when you want them to fail

I’ve just started listening to The Poisonwood Bible by Barbara Kingsolver, which is about a missionary family traveling to the Congo. I’m only a short way in, but I’m feeling a sort of anticipation for all the horrible things I know are going to happen to these people.

They are described with just the right combination of naivety, arrogance, western chauvinism and old fashioned racism to make me itch to see everything go wrong.

Nabokov does this with his characters quite often, but with him it’s a slow build up to realize just how full of themselves and incompetent the character is. With The Poisonwood Bible, almost from the first pages I’m rolling my eyes and wanting them to learn hard lessons.

This is really good so far!

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What I want to read…

I’ve been reading Burial Rites by Hannah Kent with a book club I just started with some friends. It’s much more enjoyable to read a book when you have people to discuss it with, but how can anyone ever get their friends to read the same books… if you’re even fortunate enough to have friends who read at all!

So we each submitted some choices, and voted on those choices (can’t vote for your own submissions!) and ended up with a book that everyone at least kind of wanted to read. Success! It wasn’t my top choice, but I was interested!

The novel is based on the true story of an Icelandic woman sentenced to death for murder in 1829, and her last days living on a farm with a family, who are tasked with watching over her while she waits her execution.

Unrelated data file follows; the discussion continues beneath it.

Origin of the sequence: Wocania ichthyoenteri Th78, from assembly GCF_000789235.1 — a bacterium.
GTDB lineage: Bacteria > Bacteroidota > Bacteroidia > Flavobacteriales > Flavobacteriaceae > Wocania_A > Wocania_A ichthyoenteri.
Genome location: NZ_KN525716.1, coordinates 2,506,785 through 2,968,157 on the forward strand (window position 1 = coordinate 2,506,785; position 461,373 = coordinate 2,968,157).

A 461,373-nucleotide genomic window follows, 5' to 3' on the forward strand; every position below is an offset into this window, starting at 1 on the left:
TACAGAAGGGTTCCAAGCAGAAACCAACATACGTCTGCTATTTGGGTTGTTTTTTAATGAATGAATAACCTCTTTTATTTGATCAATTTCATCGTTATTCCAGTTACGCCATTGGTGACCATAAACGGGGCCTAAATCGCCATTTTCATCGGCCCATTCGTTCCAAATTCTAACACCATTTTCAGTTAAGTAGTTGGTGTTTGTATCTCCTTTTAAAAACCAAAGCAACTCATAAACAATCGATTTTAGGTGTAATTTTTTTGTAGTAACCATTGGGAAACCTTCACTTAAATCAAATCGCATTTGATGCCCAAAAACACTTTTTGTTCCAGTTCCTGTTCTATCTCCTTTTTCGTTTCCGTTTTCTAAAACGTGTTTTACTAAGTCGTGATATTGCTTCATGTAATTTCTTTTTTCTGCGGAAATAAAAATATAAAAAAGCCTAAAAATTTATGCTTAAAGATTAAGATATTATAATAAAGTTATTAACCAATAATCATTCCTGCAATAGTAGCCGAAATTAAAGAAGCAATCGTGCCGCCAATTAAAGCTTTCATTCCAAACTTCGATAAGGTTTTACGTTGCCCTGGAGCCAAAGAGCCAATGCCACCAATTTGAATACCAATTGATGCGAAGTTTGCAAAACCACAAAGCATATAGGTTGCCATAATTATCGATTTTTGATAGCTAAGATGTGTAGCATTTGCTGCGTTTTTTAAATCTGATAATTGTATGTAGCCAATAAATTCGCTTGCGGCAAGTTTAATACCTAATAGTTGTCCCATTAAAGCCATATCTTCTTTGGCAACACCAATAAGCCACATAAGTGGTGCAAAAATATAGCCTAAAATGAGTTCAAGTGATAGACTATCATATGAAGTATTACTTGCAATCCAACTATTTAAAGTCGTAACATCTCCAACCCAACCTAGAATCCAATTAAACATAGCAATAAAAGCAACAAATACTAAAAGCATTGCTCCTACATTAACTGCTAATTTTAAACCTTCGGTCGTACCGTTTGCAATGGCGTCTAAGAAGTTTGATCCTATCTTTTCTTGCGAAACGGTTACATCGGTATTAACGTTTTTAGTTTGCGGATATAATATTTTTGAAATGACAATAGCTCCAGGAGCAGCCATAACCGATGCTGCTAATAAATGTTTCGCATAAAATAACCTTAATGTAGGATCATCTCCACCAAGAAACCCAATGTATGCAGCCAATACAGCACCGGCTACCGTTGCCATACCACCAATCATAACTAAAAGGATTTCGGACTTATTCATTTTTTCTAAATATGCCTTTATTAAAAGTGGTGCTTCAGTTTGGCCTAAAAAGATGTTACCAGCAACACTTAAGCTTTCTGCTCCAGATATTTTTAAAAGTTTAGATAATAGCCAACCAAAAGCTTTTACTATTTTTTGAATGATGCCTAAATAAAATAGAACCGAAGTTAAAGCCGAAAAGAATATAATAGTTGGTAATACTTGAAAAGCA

This sounded appealing to me, because I always am curious about the mind states of people in extreme situations. What would it be like, knowing you are doomed to die, awaiting the inevitable end day by day… Because it is like a magnified version of all our lives, all will end, all will end definitely, but we pretend they won’t. I find myself curious of what it would be like when you can’t pretend anymore.

I’m about 40% done with it now, and while it is an intriguing read, it’s not what I’d hoped it would be. The story seems to focus more on the family’s perception of her, and her interactions with a priest, and doesn’t delve much into her internal feelings on death. Not so far anyway. It seems to be more about perceptions, and how we decide a person is one way, just because of what others say of them, or judge their entire life and being all based on a single action, a single mistake.

An interesting read so far!

 

Submitted…. try not to think about it

I sent The Observer on it’s first journey to an agency. They give a 12 week window for response. So, now to try not to think about it for the next months…

Rejections are easier and easier to deal with, it’s the waiting that is hard. Because the longer they take, the more hopeful you become. Then the inevitable no is all the more painful when it finally arrives. Though, now that I’ve sent out my own share of rejections at Lucent Dreaming, I know that sometimes they just take a while to get to, and read, and think about. There’s just no getting around that wait time, is there? Unless you’re a really awesome place like Clarkesworld, then it’s only a few days or less.

It really is terrible, though… the waiting… the waiting… the torment of hope…

uh oh, the French are at it again

I’ve started reading The Plague, by Albert Camus since I liked The Stranger so much, and …. sigh. It’s the same problem I had with Madame Bovary and to a lesser extent, Swan’s Way. There are no characters, and just descriptions of things happening in a very passive, drawn back way. I don’t know if this is a different translator than The Stranger, or what, but it’s a completely different style and not engaging at all.

It’s a fairly short novel, so I’m going to stick with it, but I’m getting all kinds of ‘what not to do’ ideas for my own writing while reading this…

I’m about 20% through it, so it still has time to get better. I keep waiting for it to ‘zoom in’ and start the story, but it might not ever do this. We’ll see…

The Stranger, by Albert Camus

I’ve broken my streak of giving up on French classics!

This was a short, and somewhat disturbing read. The story opens with the character, Meursault, stating that his mother has died, though he’s not exactly sure when, and then describes her funeral.